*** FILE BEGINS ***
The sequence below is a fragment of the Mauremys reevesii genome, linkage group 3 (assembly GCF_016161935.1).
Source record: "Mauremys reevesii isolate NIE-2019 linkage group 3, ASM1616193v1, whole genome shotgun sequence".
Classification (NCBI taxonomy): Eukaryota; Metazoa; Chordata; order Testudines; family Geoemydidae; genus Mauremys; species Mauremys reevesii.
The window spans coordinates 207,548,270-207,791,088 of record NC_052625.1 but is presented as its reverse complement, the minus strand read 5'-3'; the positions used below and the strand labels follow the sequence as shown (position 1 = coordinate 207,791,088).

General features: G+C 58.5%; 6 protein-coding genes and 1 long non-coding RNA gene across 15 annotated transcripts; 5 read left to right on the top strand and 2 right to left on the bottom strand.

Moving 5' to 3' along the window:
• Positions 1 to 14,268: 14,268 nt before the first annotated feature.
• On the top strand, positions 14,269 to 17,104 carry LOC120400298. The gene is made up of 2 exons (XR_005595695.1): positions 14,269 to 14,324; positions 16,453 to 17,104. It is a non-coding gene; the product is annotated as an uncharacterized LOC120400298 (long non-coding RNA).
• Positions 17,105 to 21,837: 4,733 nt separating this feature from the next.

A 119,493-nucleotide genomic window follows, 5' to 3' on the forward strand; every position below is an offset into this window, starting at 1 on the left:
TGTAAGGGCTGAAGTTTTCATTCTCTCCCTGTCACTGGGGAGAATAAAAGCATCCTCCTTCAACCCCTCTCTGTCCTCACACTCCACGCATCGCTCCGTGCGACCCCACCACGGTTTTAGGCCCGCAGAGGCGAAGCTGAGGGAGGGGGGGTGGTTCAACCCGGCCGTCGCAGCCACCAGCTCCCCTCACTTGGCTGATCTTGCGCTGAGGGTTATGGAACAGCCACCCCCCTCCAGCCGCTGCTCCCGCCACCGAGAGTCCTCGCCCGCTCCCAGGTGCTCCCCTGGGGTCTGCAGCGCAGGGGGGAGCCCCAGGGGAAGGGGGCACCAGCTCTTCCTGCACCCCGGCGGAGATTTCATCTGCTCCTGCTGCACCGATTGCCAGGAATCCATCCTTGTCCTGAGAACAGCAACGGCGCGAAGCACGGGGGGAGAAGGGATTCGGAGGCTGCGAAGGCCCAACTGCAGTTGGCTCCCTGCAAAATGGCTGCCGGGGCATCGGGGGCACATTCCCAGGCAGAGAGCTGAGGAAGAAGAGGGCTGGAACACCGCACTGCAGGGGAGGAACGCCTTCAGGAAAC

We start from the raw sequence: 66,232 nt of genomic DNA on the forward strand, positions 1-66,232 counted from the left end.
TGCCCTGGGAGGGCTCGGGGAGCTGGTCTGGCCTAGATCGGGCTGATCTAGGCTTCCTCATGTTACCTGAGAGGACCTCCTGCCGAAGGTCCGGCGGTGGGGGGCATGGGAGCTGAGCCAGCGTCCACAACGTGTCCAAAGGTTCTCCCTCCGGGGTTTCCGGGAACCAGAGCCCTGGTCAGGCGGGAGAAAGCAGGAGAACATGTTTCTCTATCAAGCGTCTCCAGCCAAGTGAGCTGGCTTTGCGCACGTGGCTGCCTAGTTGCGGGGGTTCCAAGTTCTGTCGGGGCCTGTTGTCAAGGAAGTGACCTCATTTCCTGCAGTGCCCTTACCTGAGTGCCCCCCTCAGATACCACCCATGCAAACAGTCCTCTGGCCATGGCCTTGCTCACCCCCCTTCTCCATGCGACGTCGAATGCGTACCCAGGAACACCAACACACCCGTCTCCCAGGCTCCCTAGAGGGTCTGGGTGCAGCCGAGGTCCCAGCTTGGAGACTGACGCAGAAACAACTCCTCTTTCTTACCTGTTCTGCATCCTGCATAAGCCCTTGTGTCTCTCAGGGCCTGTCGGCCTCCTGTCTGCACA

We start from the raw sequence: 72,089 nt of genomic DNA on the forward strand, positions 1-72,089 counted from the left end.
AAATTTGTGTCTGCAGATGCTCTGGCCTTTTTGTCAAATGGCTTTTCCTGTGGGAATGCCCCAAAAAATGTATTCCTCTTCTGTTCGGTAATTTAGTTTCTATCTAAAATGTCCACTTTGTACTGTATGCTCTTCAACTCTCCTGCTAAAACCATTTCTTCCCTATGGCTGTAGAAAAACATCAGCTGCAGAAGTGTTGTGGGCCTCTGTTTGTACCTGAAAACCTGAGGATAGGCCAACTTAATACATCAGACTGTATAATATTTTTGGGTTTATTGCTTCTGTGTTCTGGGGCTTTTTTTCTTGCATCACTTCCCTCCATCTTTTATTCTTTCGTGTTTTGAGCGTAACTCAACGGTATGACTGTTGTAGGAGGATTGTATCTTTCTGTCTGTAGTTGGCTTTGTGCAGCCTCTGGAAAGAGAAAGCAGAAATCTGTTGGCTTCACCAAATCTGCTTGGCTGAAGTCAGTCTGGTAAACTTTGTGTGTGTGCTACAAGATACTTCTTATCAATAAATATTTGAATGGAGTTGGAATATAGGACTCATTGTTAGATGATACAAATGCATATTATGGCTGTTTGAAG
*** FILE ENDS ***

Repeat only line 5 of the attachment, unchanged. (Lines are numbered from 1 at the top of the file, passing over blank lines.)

General features: G+C 58.5%; 6 protein-coding genes and 1 long non-coding RNA gene across 15 annotated transcripts; 5 read left to right on the top strand and 2 right to left on the bottom strand.